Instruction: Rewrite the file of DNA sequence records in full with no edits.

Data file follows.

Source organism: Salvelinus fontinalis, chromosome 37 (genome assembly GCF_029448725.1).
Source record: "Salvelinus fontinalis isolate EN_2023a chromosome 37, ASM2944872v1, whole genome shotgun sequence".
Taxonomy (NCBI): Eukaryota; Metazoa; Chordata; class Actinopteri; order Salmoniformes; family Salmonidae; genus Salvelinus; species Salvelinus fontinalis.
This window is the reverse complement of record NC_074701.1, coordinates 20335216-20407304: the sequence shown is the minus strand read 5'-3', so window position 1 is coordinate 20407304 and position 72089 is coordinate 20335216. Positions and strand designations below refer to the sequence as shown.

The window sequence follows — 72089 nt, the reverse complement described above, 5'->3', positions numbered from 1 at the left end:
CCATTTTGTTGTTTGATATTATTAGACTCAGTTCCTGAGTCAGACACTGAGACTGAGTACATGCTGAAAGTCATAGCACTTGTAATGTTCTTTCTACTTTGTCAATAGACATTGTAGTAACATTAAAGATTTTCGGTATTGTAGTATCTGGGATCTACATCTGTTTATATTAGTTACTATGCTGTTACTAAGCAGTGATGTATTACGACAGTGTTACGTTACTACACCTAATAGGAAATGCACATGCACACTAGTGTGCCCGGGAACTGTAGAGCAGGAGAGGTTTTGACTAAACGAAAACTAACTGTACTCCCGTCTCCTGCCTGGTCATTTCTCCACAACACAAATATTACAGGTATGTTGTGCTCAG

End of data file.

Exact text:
Source organism: Salvelinus fontinalis, chromosome 37 (genome assembly GCF_029448725.1).
Source record: "Salvelinus fontinalis isolate EN_2023a chromosome 37, ASM2944872v1, whole genome shotgun sequence".
Taxonomy (NCBI): Eukaryota; Metazoa; Chordata; class Actinopteri; order Salmoniformes; family Salmonidae; genus Salvelinus; species Salvelinus fontinalis.
This window is the reverse complement of record NC_074701.1, coordinates 20335216-20407304: the sequence shown is the minus strand read 5'-3', so window position 1 is coordinate 20407304 and position 72089 is coordinate 20335216. Positions and strand designations below refer to the sequence as shown.

The window sequence follows — 72089 nt, the reverse complement described above, 5'->3', positions numbered from 1 at the left end:
CCATTTTGTTGTTTGATATTATTAGACTCAGTTCCTGAGTCAGACACTGAGACTGAGTACATGCTGAAAGTCATAGCACTTGTAATGTTCTTTCTACTTTGTCAATAGACATTGTAGTAACATTAAAGATTTTCGGTATTGTAGTATCTGGGATCTACATCTGTTTATATTAGTTACTATGCTGTTACTAAGCAGTGATGTATTACGACAGTGTTACGTTACTACACCTAATAGGAAATGCACATGCACACTAGTGTGCCCGGGAACTGTAGAGCAGGAGAGGTTTTGACTAAACGAAAACTAACTGTACTCCCGTCTCCTGCCTGGTCATTTCTCCACAACACAAATATTACAGGTATGTTGTGCTCAG